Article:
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'Fruit Ninja' CEO on making games that are a cut above

The video game market is evolving fast, and at least one hit-maker says the days when a new game could break through by virtue of its awesomeness may be over.

"If you go back a couple years, it was a level playing field," said Shainiel Deo, CEO of Halfbrick Studios, whose "Fruit Ninja" is surpassed only by "Angry Birds" in total downloads. "If you had a great game, you could cut through the noise. But now it's really about user acquisition and paying big dollars to get the players you want for your games."

(Read More: Apps for Kids: Content Wars for the Milk and Cookie Set)

He told CNBC's "Squawk on the Street" that for now, Australia-based Halfbrick has been able to grow its users through "the virality of our games and word-of-mouth recommendations. ...But I think we'll have to look at user acquisition in the future."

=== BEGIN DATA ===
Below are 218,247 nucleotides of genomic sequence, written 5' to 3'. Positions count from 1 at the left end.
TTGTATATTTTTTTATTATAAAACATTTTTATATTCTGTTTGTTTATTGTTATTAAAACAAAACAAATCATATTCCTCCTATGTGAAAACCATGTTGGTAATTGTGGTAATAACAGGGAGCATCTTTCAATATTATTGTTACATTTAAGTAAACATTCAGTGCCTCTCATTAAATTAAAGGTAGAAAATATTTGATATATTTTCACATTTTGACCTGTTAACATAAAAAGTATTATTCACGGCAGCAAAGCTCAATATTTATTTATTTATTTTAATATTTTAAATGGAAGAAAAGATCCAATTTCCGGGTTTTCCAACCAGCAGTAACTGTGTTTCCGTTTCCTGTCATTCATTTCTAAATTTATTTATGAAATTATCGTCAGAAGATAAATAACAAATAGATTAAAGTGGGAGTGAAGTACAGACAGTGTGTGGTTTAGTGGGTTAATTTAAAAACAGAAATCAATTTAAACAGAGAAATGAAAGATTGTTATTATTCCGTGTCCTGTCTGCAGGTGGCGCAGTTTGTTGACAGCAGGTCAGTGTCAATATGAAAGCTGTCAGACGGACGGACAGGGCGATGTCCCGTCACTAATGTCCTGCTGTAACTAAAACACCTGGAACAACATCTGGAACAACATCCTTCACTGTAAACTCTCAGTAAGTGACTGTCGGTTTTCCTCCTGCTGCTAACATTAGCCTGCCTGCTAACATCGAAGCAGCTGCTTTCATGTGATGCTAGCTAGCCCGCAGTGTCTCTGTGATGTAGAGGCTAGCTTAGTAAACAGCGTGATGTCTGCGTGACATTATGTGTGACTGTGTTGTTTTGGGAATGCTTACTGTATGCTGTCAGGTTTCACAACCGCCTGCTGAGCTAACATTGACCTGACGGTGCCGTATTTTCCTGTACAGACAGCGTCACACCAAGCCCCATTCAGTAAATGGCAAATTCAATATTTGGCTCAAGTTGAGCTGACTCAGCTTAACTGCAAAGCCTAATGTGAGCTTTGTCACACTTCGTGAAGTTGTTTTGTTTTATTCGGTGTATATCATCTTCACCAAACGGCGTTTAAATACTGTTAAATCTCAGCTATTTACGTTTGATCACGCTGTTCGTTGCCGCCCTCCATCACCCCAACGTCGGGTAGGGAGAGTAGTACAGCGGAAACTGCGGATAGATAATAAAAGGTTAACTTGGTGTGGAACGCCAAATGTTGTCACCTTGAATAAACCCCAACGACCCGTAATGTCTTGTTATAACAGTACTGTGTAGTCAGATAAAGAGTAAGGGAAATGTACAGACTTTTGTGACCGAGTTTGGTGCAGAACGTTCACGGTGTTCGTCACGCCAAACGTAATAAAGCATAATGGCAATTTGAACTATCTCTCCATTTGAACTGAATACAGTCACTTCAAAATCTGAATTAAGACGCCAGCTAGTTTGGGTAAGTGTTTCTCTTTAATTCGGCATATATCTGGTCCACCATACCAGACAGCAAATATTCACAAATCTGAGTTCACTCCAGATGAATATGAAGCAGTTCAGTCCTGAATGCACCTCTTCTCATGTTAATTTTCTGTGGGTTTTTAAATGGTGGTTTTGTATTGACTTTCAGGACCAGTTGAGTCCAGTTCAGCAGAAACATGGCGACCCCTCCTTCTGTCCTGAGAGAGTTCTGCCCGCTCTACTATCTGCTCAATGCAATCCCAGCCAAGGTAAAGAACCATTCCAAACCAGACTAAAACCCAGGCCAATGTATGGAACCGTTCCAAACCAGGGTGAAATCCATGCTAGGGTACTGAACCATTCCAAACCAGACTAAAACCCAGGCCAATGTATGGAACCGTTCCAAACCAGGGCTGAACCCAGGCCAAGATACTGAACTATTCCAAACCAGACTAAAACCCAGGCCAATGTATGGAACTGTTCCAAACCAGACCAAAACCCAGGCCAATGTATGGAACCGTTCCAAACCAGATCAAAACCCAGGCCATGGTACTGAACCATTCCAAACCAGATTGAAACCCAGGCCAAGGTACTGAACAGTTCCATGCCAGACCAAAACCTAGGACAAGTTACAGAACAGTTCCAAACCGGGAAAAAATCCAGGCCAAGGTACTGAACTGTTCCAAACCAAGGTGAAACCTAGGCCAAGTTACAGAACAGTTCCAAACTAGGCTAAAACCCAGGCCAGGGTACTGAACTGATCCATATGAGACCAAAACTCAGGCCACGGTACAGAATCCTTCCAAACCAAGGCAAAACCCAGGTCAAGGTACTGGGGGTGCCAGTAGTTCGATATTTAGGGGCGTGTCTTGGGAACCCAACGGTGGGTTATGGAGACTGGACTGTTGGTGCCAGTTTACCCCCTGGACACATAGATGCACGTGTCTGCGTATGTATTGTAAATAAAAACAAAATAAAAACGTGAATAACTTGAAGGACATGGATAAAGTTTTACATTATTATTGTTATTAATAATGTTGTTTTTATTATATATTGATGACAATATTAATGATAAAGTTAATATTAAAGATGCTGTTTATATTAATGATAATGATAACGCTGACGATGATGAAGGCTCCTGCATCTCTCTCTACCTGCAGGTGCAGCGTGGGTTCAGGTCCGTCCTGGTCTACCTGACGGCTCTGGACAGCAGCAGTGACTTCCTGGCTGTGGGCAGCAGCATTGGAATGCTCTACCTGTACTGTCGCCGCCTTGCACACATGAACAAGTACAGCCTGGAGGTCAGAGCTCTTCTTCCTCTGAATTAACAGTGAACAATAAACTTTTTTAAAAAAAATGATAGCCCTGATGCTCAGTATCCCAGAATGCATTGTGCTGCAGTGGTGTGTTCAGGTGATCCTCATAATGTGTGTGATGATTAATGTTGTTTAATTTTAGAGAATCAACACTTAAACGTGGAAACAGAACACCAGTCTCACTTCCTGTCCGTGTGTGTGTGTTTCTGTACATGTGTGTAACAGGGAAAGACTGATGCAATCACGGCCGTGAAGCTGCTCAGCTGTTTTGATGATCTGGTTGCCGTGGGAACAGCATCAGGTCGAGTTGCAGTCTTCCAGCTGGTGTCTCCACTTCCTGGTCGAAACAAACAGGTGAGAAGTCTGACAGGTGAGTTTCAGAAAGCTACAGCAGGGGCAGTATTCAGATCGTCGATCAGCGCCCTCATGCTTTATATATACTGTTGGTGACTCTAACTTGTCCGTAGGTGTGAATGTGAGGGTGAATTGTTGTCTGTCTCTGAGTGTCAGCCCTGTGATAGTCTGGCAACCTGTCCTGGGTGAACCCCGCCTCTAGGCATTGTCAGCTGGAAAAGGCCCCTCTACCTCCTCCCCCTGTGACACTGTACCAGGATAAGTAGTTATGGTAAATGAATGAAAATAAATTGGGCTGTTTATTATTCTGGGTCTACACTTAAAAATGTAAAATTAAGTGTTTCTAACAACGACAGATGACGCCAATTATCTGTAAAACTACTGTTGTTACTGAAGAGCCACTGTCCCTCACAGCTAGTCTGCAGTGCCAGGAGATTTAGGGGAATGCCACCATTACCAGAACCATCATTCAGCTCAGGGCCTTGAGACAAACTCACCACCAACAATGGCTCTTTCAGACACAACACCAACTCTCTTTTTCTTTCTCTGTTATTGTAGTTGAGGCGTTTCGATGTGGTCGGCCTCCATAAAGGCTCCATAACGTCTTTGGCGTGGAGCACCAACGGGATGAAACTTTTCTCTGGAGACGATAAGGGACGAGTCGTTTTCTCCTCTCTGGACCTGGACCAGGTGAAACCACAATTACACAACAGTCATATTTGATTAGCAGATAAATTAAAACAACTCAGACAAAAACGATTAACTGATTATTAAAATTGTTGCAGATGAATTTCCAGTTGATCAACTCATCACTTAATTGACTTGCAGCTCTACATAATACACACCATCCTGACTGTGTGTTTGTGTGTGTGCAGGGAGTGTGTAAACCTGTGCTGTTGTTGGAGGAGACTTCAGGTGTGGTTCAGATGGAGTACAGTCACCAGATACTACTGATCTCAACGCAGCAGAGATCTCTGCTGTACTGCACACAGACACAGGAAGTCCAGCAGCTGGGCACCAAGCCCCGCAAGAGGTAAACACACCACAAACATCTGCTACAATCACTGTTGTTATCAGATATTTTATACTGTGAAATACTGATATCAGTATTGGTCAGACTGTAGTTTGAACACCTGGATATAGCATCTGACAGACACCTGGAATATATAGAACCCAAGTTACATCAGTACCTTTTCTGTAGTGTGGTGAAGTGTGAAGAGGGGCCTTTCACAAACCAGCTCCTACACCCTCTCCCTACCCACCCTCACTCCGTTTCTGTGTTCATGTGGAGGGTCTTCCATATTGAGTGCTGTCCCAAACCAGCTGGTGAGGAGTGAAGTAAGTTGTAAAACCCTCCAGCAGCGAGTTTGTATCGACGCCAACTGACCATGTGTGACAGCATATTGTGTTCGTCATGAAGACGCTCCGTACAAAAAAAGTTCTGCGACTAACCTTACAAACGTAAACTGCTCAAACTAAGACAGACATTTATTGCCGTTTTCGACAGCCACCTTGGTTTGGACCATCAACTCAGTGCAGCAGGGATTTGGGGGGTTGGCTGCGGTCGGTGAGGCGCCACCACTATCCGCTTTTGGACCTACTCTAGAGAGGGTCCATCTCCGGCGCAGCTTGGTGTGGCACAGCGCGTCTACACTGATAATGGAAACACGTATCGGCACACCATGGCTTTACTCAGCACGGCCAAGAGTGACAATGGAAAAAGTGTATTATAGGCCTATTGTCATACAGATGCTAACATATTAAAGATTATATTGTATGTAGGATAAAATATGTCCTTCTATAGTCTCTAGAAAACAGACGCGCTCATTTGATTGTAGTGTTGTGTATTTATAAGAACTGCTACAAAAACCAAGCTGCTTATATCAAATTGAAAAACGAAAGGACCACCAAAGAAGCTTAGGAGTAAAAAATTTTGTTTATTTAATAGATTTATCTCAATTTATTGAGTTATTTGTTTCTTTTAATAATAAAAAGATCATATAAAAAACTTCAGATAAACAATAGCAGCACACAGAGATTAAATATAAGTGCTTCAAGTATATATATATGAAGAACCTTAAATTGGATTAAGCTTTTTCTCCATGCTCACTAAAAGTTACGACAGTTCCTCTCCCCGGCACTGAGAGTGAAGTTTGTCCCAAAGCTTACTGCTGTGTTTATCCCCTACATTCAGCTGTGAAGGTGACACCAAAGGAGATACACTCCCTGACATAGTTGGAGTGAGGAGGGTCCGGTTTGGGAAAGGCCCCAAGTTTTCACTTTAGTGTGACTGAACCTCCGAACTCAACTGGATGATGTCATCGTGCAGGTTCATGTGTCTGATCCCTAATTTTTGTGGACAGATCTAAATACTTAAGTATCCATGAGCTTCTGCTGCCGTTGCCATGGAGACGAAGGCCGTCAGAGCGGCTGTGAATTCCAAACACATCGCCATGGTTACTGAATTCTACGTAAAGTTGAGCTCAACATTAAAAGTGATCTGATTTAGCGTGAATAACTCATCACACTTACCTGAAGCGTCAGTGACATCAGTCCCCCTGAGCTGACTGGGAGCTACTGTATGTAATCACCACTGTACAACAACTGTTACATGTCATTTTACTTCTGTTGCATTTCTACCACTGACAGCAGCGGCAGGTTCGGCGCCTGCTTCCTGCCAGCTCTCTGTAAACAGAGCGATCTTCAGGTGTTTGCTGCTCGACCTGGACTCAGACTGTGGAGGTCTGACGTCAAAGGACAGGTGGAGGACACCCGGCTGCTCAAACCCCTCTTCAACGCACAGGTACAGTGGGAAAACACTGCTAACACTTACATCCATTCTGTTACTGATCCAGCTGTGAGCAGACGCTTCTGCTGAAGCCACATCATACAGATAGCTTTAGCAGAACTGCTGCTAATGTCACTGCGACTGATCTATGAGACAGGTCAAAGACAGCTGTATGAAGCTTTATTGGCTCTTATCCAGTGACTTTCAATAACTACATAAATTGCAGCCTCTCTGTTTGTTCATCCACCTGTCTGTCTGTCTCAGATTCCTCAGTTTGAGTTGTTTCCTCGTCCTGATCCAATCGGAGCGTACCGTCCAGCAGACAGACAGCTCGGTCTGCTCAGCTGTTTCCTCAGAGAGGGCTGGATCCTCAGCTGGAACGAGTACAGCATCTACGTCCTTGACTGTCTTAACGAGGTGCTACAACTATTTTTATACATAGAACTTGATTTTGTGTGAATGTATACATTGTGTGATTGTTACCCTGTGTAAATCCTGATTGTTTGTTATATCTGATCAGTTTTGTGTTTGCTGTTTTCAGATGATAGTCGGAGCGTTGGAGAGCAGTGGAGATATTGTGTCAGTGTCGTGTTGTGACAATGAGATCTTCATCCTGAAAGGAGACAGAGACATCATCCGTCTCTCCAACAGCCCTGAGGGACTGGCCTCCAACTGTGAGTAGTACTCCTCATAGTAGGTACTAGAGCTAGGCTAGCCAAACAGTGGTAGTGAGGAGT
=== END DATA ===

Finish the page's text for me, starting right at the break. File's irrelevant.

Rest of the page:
The way Halfbrick keeps good numbers is by continually innovating on its games, he said, putting some 20 percent of its budget into research and development and holding regular "game jams," in which all 80 employees toss around ideas. "We support ours games to keep things fresh and keep users coming back for more."

The 12-year-old company's games have been downloaded 650 million times—500 million of that for "Fruit Ninja" since its launch three years ago. The game's simple and intuitive swiping gameplay of slicing fruit has made it a draw for all ages, but it has also shown remarkable momentum—40 percent of the game's half-billion downloads have been in the last 13 months.

(Read More: Zynga folds on U.S. online gambling bet, shares fall)

The reigning king of game apps, "Angry Birds," from privately held Finnish game maker Rovio, reportedly hit its billionth download in May 2012, 2 1/2 years after its debut.

Meanwhile, social game maker Zynga's stock took a big hit after an earnings release last week. The earnings were not so much the problem as the announcement that the maker of "FarmVille" would abandon plans for real-money gaming in the United States. Shares fell about 18 percent as investors fled.

By CNBC's Matt Twomey. Follow him on Twitter @Matt_Twomey.

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